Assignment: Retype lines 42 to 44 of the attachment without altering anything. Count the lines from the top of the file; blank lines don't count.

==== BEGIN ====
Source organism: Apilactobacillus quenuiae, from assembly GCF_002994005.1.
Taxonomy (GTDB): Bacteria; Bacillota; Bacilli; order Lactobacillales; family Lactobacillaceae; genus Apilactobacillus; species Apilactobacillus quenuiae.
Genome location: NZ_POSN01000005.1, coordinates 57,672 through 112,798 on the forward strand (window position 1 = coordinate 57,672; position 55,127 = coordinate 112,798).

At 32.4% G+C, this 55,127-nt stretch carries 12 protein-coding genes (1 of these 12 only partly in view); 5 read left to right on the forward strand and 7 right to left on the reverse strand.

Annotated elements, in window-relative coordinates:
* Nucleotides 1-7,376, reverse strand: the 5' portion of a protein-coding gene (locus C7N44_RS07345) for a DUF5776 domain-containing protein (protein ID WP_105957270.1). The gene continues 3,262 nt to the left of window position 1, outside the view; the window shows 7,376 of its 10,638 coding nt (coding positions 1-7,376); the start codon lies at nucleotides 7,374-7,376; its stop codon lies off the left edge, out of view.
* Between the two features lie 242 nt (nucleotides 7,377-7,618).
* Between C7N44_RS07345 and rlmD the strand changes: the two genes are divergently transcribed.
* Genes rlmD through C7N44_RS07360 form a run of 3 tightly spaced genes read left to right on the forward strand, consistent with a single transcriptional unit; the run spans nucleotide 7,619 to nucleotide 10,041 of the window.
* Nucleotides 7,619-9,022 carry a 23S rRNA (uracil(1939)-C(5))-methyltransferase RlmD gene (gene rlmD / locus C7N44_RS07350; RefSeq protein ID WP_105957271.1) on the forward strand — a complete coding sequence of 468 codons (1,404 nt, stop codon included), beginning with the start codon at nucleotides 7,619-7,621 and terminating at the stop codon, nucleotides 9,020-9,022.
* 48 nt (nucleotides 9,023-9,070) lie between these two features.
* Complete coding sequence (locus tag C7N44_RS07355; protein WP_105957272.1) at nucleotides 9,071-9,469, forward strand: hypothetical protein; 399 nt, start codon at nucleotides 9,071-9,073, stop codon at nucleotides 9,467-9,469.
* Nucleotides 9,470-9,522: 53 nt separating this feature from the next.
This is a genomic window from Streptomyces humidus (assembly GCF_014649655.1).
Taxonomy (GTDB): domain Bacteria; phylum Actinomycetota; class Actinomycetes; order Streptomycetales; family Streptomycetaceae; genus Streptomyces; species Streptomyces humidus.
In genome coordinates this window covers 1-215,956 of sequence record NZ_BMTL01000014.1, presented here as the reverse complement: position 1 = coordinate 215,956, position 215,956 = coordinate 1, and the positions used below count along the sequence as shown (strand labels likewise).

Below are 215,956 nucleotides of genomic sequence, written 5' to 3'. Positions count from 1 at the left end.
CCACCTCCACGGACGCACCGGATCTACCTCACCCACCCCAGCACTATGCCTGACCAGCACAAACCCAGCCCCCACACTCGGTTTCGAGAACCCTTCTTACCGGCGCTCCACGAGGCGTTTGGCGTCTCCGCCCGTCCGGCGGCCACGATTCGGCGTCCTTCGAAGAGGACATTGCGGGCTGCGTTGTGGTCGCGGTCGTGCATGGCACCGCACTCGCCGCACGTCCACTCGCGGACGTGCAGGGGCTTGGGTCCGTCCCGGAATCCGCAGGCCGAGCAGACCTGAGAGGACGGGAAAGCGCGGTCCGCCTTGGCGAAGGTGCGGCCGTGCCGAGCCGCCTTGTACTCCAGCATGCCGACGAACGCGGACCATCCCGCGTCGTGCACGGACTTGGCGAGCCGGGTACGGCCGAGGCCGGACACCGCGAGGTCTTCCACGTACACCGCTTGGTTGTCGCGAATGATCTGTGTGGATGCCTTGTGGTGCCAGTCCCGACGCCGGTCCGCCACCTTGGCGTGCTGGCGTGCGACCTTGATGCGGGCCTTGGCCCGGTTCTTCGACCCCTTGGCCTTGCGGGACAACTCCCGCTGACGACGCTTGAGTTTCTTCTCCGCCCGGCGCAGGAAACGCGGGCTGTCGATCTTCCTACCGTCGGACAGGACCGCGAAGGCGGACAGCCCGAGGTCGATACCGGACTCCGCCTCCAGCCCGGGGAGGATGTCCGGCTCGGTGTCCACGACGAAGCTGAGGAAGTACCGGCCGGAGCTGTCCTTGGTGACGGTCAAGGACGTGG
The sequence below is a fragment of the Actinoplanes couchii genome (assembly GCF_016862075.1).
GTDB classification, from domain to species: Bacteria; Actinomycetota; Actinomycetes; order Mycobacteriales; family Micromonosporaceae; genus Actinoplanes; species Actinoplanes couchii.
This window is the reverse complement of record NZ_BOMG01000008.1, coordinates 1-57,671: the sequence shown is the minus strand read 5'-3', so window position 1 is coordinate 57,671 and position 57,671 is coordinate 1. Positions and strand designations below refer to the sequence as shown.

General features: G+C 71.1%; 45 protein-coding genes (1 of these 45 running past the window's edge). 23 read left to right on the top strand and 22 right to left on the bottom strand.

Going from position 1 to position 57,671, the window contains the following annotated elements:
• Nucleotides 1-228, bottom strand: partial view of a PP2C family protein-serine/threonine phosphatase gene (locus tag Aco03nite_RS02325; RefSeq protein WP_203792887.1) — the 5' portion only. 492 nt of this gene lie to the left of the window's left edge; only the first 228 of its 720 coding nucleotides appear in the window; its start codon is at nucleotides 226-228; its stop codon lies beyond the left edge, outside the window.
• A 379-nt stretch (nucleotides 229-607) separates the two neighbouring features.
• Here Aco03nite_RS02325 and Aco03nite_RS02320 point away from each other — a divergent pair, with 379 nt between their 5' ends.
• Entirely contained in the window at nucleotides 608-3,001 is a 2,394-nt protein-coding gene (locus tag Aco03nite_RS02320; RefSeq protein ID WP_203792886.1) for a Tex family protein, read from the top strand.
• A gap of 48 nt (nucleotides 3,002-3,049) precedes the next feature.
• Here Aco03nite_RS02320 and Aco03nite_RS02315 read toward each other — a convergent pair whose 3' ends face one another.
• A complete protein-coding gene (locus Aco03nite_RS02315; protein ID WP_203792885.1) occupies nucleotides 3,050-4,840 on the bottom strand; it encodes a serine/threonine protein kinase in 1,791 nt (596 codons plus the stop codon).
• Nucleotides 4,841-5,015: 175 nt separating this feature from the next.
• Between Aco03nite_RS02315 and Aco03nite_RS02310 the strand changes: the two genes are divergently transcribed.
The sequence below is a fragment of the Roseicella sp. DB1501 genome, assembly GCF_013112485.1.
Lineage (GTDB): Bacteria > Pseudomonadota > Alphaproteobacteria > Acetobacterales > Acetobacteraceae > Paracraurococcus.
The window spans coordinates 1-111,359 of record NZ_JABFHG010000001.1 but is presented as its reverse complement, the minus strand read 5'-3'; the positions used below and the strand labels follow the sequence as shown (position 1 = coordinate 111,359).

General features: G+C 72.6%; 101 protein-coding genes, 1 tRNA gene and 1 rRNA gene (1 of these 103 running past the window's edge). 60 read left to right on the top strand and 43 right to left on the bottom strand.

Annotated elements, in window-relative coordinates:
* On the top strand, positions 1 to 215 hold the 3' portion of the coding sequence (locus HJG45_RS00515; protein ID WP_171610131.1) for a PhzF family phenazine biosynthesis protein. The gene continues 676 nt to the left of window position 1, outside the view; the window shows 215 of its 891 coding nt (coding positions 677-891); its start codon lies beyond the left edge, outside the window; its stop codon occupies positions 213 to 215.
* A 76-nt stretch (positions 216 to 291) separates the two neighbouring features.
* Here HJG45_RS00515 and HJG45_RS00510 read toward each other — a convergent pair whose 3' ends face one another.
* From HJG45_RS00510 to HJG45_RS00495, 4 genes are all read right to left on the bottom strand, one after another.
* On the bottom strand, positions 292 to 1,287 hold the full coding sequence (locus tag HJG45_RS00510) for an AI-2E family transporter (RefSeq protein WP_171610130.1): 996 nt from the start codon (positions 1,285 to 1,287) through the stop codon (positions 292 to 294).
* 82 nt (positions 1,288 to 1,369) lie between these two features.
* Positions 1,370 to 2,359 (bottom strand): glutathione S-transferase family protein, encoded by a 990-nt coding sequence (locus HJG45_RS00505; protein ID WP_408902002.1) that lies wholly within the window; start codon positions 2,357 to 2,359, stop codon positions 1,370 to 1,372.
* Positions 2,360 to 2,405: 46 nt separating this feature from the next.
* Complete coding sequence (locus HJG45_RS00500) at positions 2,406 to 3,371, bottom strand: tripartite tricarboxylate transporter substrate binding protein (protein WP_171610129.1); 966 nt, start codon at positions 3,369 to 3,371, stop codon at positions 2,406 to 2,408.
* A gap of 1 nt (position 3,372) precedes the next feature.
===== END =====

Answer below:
* On the bottom strand, positions 292 to 1,287 hold the full coding sequence (locus tag HJG45_RS00510) for an AI-2E family transporter (RefSeq protein WP_171610130.1): 996 nt from the start codon (positions 1,285 to 1,287) through the stop codon (positions 292 to 294).
* 82 nt (positions 1,288 to 1,369) lie between these two features.
* Positions 1,370 to 2,359 (bottom strand): glutathione S-transferase family protein, encoded by a 990-nt coding sequence (locus HJG45_RS00505; protein ID WP_408902002.1) that lies wholly within the window; start codon positions 2,357 to 2,359, stop codon positions 1,370 to 1,372.